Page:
Using this as a guideline you can see where the benefits of purchasing the maximum top up fall off depending on the age you are when you choose to buy.

However, you should also take your health into account to evaluate whether the deal is likely to be good value for money.

How does the return compare to an annuity?

Since purchasing a top up is similar to buying an annuity, which involves handing over your savings to an insurance company in exchange for a guaranteed income for life, it’s worth comparing returns.

For a 65-year-old the maximum £25 weekly top-up will cost £22,250 and will get you £1,300 extra annually, which equates to a 5.84% rate of return.

Using the Money Advice Service annuity calculator, we found a £22,250 pot would buy a 65-year-old non-smoker, who takes out a single annuity policy that increases in line with inflation, an income of £58 a month.

That works out at £705 year according to the calculator.

However, annuity rates vary greatly depending on things like your age, lifestyle habits, health and the type of policy you buy. So make sure you compare what you can get.

Take control of your pension saving with a SIPP

How does the return compare to a savings account?

With such a big lump sum of money to put down you should also consider whether you could get a better return from a savings account.

A 65-year-old investing £22,250 in the top fixed-rate bond over five years, which at the moment pays 2.3%, would generate an annual income of just £517 (assuming you're a basic rate taxpayer). That's not even half what’s available by purchasing the maximum top up instead.

So as it stands the maximum top up beats what the same money can get in a market-leading savings account.

How does the return compare to deferring the State Pension?

Another way to boost the amount of State Pension income you get is to defer claiming it, which you can do even if you’ve already started doing so.

If you reached State Pension age before 6 April 2016 you’re eligible for the basic State Pension and you can get 1% extra for every five weeks that you delay claiming it.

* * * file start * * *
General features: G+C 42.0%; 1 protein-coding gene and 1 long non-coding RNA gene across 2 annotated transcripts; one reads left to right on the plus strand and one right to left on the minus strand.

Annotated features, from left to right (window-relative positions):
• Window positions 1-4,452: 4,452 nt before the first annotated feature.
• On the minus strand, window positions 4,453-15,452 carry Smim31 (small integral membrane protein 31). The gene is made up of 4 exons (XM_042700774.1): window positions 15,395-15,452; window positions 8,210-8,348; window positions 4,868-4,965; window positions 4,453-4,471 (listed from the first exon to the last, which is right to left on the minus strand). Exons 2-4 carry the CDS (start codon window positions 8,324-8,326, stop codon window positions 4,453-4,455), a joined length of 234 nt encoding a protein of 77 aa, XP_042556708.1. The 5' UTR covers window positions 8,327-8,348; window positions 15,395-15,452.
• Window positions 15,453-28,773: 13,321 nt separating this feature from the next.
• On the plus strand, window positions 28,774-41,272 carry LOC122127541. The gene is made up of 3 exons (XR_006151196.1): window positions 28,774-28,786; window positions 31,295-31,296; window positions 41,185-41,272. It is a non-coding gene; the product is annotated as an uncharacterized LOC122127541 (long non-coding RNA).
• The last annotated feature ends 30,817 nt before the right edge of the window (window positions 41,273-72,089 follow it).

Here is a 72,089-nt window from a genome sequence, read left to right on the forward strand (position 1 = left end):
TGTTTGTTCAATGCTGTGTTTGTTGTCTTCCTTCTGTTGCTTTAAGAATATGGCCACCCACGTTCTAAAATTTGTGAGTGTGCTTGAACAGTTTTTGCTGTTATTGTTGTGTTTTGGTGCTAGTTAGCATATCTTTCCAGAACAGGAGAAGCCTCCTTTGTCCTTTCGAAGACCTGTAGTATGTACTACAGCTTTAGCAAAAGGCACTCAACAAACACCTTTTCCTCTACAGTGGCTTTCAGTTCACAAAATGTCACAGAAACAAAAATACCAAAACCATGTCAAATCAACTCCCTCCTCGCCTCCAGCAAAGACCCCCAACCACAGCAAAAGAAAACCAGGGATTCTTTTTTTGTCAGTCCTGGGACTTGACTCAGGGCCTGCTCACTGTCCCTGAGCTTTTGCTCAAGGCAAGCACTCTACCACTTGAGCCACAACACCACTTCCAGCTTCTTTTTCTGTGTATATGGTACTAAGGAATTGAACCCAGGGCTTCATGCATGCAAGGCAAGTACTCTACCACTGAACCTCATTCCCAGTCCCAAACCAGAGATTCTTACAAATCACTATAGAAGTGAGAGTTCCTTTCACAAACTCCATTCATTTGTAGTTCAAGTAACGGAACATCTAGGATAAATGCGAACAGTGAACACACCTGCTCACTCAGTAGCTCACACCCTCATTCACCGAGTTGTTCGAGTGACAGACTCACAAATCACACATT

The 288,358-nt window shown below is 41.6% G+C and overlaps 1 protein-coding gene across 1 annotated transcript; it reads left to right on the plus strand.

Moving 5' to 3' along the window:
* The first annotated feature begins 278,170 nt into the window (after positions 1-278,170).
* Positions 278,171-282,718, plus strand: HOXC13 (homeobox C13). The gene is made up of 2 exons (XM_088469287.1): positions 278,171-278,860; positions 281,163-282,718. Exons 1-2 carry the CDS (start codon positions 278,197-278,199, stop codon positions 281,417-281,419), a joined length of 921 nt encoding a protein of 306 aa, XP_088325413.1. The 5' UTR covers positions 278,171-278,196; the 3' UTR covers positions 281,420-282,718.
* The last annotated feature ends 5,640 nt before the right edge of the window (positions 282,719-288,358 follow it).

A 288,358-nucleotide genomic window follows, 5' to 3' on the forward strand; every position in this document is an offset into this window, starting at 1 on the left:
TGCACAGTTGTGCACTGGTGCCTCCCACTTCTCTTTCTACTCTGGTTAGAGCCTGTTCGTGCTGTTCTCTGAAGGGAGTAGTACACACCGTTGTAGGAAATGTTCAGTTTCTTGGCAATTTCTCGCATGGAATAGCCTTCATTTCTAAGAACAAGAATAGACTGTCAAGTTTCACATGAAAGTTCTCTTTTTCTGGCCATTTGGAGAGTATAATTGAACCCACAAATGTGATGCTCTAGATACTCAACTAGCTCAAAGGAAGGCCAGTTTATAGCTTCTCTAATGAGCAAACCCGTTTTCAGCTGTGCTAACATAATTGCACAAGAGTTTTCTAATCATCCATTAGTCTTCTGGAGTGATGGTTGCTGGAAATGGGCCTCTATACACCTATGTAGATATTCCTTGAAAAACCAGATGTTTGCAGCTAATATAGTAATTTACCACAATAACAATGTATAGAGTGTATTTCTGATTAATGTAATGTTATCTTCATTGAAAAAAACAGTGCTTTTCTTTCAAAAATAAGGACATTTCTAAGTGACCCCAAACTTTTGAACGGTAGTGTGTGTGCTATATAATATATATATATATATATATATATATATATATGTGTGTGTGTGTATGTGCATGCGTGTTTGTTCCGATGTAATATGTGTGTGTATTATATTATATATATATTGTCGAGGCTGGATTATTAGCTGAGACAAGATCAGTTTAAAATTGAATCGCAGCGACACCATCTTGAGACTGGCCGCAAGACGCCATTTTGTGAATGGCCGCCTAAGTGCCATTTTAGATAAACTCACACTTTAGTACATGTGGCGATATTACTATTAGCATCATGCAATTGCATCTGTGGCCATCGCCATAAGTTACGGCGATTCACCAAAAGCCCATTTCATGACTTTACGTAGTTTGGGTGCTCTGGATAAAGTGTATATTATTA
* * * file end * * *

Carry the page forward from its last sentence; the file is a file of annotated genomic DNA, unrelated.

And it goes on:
This amounts to 10.4% for every full year you put it off.

So, for someone getting the full basic State Pension of £119.30 a week or £6,203.60 a year, delaying for 12 months will get you an extra £645 a year.

You should work out how much it would cost you for the amount of extra income you want to get by deferring or using the top up system to see which one works out as better value for you.

Of course, if you don’t have a pot of savings to hand over, you won’t be able to top up your State Pension using Class 3A voluntary contributions and deferring your State Pension may be the best way to boost your income.

The Government rules state that you can still apply for State Pension top up if you’ve deferred your State Pension. You won’t get your State Pension top up income until you claim your State Pension.

Read more in our guide: Deferring your State Pension: how much can you get and is it worth it?

Is the scheme worth going for?

The State Pension top ups won’t be a good idea for everyone, but many could benefit from the scheme. 

You should take a close look at whether you will get real value for swapping a chunk of your savings for the guarantee of an income and make sure you double-check if an annuity, deferring your State Pension or even a savings account can get you a better deal for your money.

If you have gaps in your National Insurance record it will be more cost effective to make voluntary contributions instead.

These allow you to fill in the gaps for the last six years to ensure you have enough qualifying years for your full entitlement to the basic State Pension.

As well as these calculations you should also weigh up the pros and cons of the scheme and parting with your money. Below is a round-up of the main ones to consider before making your decision.

Pros

  • The extra income you buy is inflation proof;
  • If you live longer you’ll get more out of the scheme than you put in;
  • Between 50% and 100% of the extra income you buy is inheritable by a surviving partner when you die;
  • Older people in good health can benefit as they don’t have to hand over as much to secure a bigger income.

Cons

  • You lose access to cash that you might need for emergencies later down the line;
  • The extra income is taxable, so the extra boost might not be as big as you expect;
  • The extra income could affect your eligibility for means-tested benefits like Council Tax support and housing benefit;
  • You might die before you recoup the cost of the top up;
  • You might be able to get more for your money with an annuity, especially if you are a smoker or in poor health.

Take control of your pension saving with a SIPP